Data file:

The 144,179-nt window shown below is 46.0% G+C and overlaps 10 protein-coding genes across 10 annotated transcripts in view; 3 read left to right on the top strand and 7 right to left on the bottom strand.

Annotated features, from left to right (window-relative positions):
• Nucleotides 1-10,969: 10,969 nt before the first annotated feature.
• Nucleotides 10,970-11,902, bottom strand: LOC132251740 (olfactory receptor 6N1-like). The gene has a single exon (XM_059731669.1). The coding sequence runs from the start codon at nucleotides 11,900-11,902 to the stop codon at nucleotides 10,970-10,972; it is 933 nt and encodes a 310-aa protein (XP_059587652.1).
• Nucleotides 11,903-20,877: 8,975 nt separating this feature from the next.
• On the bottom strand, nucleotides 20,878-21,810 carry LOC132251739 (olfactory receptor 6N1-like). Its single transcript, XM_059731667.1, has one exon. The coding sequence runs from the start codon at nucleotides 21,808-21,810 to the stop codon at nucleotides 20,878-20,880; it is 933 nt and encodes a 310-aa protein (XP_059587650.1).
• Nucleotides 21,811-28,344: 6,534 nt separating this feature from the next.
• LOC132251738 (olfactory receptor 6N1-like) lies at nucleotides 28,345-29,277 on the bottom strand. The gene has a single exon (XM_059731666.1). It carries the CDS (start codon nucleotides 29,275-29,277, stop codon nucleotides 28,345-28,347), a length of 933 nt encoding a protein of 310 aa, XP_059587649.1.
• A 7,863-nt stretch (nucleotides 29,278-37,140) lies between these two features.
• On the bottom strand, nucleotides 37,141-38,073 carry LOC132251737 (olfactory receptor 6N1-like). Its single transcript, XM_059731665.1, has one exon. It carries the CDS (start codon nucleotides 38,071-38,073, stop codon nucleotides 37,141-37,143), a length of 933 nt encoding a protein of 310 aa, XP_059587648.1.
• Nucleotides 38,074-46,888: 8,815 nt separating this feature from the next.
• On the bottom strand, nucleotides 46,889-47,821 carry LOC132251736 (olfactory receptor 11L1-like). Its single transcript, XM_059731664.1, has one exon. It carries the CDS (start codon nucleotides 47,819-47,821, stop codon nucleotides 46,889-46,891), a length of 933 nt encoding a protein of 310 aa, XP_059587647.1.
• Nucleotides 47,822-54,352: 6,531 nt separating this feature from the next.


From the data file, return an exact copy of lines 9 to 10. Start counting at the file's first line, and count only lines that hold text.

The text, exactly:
• A 7,863-nt stretch (nucleotides 29,278-37,140) lies between these two features.
• On the bottom strand, nucleotides 37,141-38,073 carry LOC132251737 (olfactory receptor 6N1-like). Its single transcript, XM_059731665.1, has one exon. It carries the CDS (start codon nucleotides 38,071-38,073, stop codon nucleotides 37,141-37,143), a length of 933 nt encoding a protein of 310 aa, XP_059587648.1.